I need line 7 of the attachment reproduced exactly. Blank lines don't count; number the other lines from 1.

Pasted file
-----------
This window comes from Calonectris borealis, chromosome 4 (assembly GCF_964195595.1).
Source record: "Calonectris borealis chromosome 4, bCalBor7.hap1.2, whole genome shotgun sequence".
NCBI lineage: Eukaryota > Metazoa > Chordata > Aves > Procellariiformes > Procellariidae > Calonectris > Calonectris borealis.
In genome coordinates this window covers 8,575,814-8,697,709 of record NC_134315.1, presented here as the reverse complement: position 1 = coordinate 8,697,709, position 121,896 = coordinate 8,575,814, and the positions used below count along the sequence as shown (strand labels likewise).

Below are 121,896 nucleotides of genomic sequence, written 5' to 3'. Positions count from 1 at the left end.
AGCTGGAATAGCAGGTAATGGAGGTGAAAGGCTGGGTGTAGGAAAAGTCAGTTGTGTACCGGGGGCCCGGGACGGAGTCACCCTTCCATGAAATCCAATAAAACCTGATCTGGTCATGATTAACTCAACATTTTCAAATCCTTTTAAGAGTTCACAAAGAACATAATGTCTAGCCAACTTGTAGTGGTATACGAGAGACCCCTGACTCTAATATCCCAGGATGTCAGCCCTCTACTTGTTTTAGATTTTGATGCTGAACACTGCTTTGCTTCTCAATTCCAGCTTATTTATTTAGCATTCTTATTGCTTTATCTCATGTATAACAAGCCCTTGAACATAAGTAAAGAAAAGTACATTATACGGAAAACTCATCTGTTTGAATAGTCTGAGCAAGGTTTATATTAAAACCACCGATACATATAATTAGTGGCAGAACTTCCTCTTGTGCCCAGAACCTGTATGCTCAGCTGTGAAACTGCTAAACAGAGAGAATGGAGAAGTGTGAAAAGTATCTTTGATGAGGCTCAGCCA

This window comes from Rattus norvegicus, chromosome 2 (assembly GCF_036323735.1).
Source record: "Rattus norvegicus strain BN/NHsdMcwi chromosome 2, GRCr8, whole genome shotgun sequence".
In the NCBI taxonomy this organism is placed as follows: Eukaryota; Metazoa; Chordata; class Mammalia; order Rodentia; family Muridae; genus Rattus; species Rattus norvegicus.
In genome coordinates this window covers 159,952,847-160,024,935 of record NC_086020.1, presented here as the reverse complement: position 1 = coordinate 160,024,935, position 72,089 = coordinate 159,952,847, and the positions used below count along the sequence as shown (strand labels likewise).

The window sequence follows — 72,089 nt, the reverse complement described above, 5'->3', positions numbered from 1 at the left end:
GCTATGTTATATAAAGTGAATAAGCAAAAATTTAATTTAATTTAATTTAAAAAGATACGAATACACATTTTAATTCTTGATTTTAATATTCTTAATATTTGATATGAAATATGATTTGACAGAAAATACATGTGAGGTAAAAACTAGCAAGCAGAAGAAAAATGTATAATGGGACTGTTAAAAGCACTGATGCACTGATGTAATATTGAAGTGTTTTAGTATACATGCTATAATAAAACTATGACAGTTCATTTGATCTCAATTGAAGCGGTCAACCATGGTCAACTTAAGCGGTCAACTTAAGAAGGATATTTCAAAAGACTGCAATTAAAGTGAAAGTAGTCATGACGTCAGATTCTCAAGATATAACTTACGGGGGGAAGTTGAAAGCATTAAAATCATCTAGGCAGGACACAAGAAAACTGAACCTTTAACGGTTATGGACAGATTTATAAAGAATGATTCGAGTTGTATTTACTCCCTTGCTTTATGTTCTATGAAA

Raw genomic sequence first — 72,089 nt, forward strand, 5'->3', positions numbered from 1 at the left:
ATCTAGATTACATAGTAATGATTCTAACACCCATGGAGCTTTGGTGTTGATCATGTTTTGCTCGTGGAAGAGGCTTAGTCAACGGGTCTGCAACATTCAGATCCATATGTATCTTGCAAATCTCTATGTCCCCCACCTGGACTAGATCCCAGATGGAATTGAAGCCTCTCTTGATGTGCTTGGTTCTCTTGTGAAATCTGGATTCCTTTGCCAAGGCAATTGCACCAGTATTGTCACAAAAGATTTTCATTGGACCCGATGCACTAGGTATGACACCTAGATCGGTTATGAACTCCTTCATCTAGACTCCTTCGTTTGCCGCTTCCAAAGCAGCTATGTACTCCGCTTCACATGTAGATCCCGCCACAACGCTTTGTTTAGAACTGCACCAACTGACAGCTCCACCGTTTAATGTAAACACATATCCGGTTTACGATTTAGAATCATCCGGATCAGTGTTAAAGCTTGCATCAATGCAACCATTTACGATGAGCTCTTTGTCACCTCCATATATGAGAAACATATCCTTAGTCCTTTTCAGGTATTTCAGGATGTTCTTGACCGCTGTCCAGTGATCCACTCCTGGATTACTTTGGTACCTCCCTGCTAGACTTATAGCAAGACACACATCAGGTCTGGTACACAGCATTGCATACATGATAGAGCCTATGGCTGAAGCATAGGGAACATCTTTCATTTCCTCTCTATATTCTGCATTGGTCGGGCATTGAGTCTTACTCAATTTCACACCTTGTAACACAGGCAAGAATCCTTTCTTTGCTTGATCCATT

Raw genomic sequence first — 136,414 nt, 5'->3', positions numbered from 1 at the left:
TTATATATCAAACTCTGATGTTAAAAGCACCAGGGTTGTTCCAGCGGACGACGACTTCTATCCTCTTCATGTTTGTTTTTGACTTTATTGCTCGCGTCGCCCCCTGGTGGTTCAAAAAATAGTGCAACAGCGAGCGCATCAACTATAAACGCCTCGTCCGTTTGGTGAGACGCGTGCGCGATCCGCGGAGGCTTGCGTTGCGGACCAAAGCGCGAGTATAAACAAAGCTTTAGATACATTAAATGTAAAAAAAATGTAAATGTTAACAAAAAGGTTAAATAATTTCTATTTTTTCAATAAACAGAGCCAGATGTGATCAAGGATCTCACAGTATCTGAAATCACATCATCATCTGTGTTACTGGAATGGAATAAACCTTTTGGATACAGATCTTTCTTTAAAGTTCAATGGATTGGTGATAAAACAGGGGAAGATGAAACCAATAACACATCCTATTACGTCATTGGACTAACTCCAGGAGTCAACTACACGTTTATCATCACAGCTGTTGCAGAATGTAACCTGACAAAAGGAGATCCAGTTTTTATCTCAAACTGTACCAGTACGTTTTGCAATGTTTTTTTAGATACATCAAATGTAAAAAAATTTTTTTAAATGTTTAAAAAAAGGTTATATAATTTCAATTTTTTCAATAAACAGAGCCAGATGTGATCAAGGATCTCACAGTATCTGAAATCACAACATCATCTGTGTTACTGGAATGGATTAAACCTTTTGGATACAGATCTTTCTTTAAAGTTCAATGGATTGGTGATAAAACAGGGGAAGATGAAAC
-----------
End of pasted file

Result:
This window comes from Rattus norvegicus, chromosome 2 (assembly GCF_036323735.1).